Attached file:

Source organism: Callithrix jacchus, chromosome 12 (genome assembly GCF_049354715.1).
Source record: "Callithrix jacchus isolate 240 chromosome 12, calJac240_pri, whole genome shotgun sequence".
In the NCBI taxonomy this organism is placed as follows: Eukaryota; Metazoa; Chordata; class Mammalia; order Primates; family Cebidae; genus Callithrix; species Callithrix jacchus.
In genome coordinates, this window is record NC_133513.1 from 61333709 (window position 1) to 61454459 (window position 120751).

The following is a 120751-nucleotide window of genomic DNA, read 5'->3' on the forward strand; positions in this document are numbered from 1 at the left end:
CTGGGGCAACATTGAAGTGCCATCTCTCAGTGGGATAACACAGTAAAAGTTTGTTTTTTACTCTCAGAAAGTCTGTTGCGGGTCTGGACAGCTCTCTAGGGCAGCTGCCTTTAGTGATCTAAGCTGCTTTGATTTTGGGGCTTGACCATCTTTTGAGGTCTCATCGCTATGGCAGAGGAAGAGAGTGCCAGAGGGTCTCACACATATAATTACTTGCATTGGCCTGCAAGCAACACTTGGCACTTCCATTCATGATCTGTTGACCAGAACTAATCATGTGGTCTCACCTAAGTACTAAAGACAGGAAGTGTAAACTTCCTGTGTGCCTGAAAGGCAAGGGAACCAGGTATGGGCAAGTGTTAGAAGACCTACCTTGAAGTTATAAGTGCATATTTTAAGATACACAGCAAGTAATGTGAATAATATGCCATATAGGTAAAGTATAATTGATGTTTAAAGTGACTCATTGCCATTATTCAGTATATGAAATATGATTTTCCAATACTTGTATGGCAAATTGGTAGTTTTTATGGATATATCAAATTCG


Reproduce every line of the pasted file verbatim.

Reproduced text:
Source organism: Callithrix jacchus, chromosome 12 (genome assembly GCF_049354715.1).
Source record: "Callithrix jacchus isolate 240 chromosome 12, calJac240_pri, whole genome shotgun sequence".
In the NCBI taxonomy this organism is placed as follows: Eukaryota; Metazoa; Chordata; class Mammalia; order Primates; family Cebidae; genus Callithrix; species Callithrix jacchus.
In genome coordinates, this window is record NC_133513.1 from 61333709 (window position 1) to 61454459 (window position 120751).

The following is a 120751-nucleotide window of genomic DNA, read 5'->3' on the forward strand; positions in this document are numbered from 1 at the left end:
CTGGGGCAACATTGAAGTGCCATCTCTCAGTGGGATAACACAGTAAAAGTTTGTTTTTTACTCTCAGAAAGTCTGTTGCGGGTCTGGACAGCTCTCTAGGGCAGCTGCCTTTAGTGATCTAAGCTGCTTTGATTTTGGGGCTTGACCATCTTTTGAGGTCTCATCGCTATGGCAGAGGAAGAGAGTGCCAGAGGGTCTCACACATATAATTACTTGCATTGGCCTGCAAGCAACACTTGGCACTTCCATTCATGATCTGTTGACCAGAACTAATCATGTGGTCTCACCTAAGTACTAAAGACAGGAAGTGTAAACTTCCTGTGTGCCTGAAAGGCAAGGGAACCAGGTATGGGCAAGTGTTAGAAGACCTACCTTGAAGTTATAAGTGCATATTTTAAGATACACAGCAAGTAATGTGAATAATATGCCATATAGGTAAAGTATAATTGATGTTTAAAGTGACTCATTGCCATTATTCAGTATATGAAATATGATTTTCCAATACTTGTATGGCAAATTGGTAGTTTTTATGGATATATCAAATTCG